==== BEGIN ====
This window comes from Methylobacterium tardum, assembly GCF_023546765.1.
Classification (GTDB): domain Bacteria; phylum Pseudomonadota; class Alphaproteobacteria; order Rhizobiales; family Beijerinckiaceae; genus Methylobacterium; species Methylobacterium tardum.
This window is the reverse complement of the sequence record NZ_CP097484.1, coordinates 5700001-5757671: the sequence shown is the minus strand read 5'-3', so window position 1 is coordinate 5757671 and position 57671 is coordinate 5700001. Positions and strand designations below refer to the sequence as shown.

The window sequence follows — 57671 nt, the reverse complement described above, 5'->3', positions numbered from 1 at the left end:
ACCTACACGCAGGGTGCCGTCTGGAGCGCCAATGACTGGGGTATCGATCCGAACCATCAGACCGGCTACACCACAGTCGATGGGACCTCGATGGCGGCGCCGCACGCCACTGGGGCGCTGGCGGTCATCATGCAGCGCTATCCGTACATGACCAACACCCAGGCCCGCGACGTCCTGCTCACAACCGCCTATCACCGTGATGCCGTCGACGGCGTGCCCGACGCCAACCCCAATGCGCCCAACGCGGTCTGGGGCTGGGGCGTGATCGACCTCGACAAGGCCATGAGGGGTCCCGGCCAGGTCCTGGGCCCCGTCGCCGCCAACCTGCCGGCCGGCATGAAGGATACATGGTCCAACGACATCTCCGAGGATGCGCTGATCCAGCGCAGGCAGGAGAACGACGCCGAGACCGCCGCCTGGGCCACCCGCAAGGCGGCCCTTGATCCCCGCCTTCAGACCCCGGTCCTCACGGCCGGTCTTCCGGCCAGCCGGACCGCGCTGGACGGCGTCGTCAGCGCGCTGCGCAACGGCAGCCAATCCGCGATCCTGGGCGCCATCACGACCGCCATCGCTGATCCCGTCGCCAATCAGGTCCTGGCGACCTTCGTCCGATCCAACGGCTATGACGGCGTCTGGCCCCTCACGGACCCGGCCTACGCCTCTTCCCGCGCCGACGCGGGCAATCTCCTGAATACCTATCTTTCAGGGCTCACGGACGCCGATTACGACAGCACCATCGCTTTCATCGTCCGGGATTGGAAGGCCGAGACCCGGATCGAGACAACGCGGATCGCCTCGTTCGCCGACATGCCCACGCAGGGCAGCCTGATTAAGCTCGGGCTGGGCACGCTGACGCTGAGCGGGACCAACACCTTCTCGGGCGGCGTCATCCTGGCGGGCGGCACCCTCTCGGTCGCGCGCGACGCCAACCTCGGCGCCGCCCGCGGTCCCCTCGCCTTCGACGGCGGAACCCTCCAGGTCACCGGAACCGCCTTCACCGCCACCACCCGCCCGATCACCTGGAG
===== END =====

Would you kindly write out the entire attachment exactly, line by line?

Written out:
This window comes from Methylobacterium tardum, assembly GCF_023546765.1.
Classification (GTDB): domain Bacteria; phylum Pseudomonadota; class Alphaproteobacteria; order Rhizobiales; family Beijerinckiaceae; genus Methylobacterium; species Methylobacterium tardum.
This window is the reverse complement of the sequence record NZ_CP097484.1, coordinates 5700001-5757671: the sequence shown is the minus strand read 5'-3', so window position 1 is coordinate 5757671 and position 57671 is coordinate 5700001. Positions and strand designations below refer to the sequence as shown.

The window sequence follows — 57671 nt, the reverse complement described above, 5'->3', positions numbered from 1 at the left end:
ACCTACACGCAGGGTGCCGTCTGGAGCGCCAATGACTGGGGTATCGATCCGAACCATCAGACCGGCTACACCACAGTCGATGGGACCTCGATGGCGGCGCCGCACGCCACTGGGGCGCTGGCGGTCATCATGCAGCGCTATCCGTACATGACCAACACCCAGGCCCGCGACGTCCTGCTCACAACCGCCTATCACCGTGATGCCGTCGACGGCGTGCCCGACGCCAACCCCAATGCGCCCAACGCGGTCTGGGGCTGGGGCGTGATCGACCTCGACAAGGCCATGAGGGGTCCCGGCCAGGTCCTGGGCCCCGTCGCCGCCAACCTGCCGGCCGGCATGAAGGATACATGGTCCAACGACATCTCCGAGGATGCGCTGATCCAGCGCAGGCAGGAGAACGACGCCGAGACCGCCGCCTGGGCCACCCGCAAGGCGGCCCTTGATCCCCGCCTTCAGACCCCGGTCCTCACGGCCGGTCTTCCGGCCAGCCGGACCGCGCTGGACGGCGTCGTCAGCGCGCTGCGCAACGGCAGCCAATCCGCGATCCTGGGCGCCATCACGACCGCCATCGCTGATCCCGTCGCCAATCAGGTCCTGGCGACCTTCGTCCGATCCAACGGCTATGACGGCGTCTGGCCCCTCACGGACCCGGCCTACGCCTCTTCCCGCGCCGACGCGGGCAATCTCCTGAATACCTATCTTTCAGGGCTCACGGACGCCGATTACGACAGCACCATCGCTTTCATCGTCCGGGATTGGAAGGCCGAGACCCGGATCGAGACAACGCGGATCGCCTCGTTCGCCGACATGCCCACGCAGGGCAGCCTGATTAAGCTCGGGCTGGGCACGCTGACGCTGAGCGGGACCAACACCTTCTCGGGCGGCGTCATCCTGGCGGGCGGCACCCTCTCGGTCGCGCGCGACGCCAACCTCGGCGCCGCCCGCGGTCCCCTCGCCTTCGACGGCGGAACCCTCCAGGTCACCGGAACCGCCTTCACCGCCACCACCCGCCCGATCACCTGGAG